Nearly half of families don't have any retirement savings. Hopefully you've started saving in your 401(k) by matching your employer's percentage, but it's time to bump that up. Experts recommend saving 15% or more of your income for retirement. If you contribute now every dollar you withdraw in retirement will be taxed at your ordinary income- tax rate, aka its some tax-free income in retirement.

Diversify Investments

Once you have your budget covering immediate needs and a percentage saved for emergencies you can invest for the future. Do your research and find the best options for you, your investment portfolio, and your family. Don't stretch yourself too thin and make sure you aren't taking risks that you can't recover from. Here are some great tips, and potential investments.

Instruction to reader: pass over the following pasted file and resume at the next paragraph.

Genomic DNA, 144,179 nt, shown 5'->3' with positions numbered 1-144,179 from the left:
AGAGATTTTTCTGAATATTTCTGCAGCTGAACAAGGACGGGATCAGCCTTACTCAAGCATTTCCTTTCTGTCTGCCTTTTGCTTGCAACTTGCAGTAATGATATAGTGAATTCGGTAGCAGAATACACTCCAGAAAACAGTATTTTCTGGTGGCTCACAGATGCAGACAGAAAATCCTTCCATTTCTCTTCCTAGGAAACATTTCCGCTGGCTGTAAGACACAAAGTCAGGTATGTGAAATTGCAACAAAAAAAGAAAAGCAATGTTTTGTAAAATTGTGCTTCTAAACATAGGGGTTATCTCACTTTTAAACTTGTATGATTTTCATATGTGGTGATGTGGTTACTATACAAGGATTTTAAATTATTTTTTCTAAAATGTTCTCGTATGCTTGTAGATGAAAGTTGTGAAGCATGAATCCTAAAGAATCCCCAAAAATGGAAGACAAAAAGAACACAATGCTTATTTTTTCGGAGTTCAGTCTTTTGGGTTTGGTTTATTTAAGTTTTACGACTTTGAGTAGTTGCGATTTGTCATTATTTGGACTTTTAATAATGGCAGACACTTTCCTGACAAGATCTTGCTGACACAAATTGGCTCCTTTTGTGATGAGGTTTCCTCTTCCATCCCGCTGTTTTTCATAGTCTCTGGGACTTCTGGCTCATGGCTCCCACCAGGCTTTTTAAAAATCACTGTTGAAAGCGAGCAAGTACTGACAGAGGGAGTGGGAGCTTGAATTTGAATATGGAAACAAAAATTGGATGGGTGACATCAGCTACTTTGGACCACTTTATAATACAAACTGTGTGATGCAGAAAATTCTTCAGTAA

40s

Keep Up The Good Work

Make sure you're adjusting your budget for your needs without indulging in lifestyle inflation. Paying your bills on time is just as important as it was in your 20s and 30s to make sure you still have a great credit score. If you've been saving up for your kids college funds and weddings remember to not stretch yourself over to the retirement funds.

Get Estate Planning Help

It's time to set up your will. Sure you may feel young and healthy now, but you want to be ready for whatever might be coming your way. Think about your retirement goals, the future allocation of your assets, and your power of attorney and health care proxy. Organize the chaos before it becomes any sort of problem.

50s

Consider the Kids